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MENOPAUSE AND ANDROPAUSE

MENOPAUSE

Menopause is the physiological period (natural and not pathological) in a woman’s life, that marks the end of fertility as well as  the end of the menstrual cycle.

When going through menopause, specific symptoms and light psycho-physical discomforts can occur. Actual menopause is when a woman has gone without the period  for twelve consecutive months.

In this phase the production of estrogen and progesterone drastically drops. In a woman’s life, menopause takes place between the end of her forties and the early fifties. Based on statistics the average age a woman enters menopause is 51 years old. (ranging from 45 to  55)

There are many alerting  symptoms that are part of the initial phase,  the most common is  an irregular  menstrual cycle (light and short periods or very abundant and long lasting ones, painful cycle, periods every 2 to 3 weeks or every 2 to 3 months, etc).

In addition to an irregular cycle, other menopause symptoms can be:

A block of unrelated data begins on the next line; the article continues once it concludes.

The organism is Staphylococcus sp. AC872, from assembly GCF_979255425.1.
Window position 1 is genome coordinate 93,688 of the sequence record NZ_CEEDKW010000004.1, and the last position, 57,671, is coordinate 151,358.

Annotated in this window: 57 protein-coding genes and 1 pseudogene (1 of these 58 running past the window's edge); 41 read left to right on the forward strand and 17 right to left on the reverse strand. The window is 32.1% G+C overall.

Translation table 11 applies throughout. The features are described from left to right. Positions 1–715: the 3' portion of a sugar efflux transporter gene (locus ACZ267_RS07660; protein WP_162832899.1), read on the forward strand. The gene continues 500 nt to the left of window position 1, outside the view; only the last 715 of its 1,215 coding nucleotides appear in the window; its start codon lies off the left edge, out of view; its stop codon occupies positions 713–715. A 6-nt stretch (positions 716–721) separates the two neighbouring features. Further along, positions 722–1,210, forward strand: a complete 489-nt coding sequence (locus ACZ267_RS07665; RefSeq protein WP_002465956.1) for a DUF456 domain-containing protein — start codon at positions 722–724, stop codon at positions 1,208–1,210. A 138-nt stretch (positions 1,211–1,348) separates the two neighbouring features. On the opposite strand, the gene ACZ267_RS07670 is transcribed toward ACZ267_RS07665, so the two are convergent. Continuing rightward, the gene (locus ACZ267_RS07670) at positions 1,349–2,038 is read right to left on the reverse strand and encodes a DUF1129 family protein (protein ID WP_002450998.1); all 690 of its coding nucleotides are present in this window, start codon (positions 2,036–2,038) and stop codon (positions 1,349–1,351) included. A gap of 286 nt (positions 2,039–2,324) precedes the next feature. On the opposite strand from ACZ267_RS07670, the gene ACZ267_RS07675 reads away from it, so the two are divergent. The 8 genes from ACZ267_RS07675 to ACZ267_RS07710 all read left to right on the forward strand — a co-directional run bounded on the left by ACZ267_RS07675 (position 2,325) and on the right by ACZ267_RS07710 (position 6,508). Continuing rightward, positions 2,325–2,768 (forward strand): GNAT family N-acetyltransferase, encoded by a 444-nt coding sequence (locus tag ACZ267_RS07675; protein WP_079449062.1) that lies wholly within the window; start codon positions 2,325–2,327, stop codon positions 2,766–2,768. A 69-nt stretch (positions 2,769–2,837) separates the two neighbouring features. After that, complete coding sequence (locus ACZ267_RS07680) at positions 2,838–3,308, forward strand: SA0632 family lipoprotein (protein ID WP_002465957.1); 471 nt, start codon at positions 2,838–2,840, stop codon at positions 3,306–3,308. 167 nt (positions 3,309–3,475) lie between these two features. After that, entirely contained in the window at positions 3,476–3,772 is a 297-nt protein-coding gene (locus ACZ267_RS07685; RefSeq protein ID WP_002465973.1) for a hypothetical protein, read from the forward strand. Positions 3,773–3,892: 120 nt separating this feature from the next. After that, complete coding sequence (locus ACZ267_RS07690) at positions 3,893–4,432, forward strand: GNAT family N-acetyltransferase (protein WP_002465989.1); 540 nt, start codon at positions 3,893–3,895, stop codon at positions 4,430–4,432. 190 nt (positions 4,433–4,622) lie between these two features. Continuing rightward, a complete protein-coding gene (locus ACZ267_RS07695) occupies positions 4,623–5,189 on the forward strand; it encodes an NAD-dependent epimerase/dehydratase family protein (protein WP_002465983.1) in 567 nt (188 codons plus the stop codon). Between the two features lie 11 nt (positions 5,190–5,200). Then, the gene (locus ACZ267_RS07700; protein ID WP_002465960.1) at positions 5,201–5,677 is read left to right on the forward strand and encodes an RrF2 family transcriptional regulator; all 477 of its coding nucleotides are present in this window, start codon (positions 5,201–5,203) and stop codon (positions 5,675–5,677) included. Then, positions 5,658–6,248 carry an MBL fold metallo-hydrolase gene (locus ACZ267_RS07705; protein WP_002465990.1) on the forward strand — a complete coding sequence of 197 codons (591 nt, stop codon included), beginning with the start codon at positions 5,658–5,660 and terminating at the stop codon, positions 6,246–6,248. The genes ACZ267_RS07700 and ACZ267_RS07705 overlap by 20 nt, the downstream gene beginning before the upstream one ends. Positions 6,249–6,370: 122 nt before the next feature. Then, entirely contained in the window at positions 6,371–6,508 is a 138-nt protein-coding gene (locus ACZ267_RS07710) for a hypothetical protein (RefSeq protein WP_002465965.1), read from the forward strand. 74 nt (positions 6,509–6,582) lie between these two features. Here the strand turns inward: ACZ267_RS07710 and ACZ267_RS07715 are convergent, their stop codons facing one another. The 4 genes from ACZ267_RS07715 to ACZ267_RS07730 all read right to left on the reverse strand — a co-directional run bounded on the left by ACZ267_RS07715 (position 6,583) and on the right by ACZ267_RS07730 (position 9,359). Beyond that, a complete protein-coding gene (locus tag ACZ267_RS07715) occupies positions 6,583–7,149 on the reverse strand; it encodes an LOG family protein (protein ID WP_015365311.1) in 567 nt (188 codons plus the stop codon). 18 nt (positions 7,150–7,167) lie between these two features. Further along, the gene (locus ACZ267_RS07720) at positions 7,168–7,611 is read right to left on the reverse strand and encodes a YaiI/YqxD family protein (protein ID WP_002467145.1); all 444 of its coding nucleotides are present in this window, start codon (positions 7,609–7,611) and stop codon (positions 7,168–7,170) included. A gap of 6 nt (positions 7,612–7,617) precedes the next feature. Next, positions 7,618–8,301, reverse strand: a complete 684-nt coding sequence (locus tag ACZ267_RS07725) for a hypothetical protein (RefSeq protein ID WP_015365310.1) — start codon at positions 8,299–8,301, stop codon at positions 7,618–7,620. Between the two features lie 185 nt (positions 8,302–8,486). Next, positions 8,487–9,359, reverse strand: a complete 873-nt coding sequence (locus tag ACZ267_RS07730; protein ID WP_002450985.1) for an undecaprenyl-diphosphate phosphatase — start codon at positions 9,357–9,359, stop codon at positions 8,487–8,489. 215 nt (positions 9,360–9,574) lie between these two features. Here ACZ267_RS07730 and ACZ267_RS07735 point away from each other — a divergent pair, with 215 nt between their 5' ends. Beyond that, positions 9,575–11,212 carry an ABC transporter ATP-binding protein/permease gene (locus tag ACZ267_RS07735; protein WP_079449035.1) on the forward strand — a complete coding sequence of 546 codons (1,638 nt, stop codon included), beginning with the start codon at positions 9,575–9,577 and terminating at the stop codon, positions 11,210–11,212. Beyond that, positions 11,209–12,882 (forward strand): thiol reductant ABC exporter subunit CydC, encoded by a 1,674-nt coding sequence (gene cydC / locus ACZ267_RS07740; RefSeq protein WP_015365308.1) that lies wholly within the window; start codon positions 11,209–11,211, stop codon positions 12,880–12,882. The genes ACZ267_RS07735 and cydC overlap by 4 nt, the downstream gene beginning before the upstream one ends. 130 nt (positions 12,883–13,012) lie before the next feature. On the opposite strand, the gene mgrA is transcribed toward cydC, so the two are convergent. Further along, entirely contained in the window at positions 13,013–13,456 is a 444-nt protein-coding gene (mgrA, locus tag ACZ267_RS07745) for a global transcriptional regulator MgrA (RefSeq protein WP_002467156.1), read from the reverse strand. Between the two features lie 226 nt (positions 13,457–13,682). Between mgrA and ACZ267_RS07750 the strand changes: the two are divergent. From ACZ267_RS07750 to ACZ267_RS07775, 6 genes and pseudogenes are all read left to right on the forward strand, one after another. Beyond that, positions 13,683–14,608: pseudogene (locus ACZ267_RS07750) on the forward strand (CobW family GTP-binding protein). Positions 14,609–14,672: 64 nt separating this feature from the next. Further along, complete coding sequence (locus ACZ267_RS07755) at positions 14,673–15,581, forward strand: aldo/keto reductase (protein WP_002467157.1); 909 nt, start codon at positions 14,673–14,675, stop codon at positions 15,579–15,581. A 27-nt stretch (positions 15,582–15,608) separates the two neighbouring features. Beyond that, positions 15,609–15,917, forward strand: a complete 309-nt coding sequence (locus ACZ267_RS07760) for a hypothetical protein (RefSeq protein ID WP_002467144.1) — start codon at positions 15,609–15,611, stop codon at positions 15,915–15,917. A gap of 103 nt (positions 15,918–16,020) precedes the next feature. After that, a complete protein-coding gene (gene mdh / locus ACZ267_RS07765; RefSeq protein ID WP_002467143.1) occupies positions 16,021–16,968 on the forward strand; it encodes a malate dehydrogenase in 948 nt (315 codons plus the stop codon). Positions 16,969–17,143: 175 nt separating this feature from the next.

Hot flashes: on the face, neck and chest, usually short and sudden 

Night sweats: That  are connected to hot flashes and happen at night

Heart palpitations: increase in heart rate

Insomnia: that can result from hormonal changes,

Anxiety, irritation, bad mood, depression and fatigue, that are a consequence of  insomnia

Headaches: coming from irritation and anxiety

Loss of libido and sexual drive: due to estrogen drop

EARLY MENOPAUSE

It exists a condition called early menopause, where the woman’s cycle stops much earlier than it should. Early menopause can be due to natural causes or be the consequence of surgery (ovary removal) or specific pathologies.

ANDROPAUSE

The term andropause doesn’t mean loss of reproductive function ( that rarely  happens ), but a decrease in male hormones. This different hormonal imbalance, takes place very slowly and gradually,  not drastically like menopause for women.

This condition usually occurs after the age of 60 in conjunction with weight gain, sedentary lifestyle and a physiological drop of male hormone (testosterone). There can be different symptoms that are also  associated   with metabolic, cardiovascular, locomotor, psychological, behavioral variations. This means that among other symptoms we can also find irritability, decline in cognitive function and  slight bone weakness.  Other symptoms can be: weakness, loss of muscle strength, fatigue, decrease in muscle mass, hair loss, abdominal weight gain, anxiety and depression, erection problems and loss of sex drive.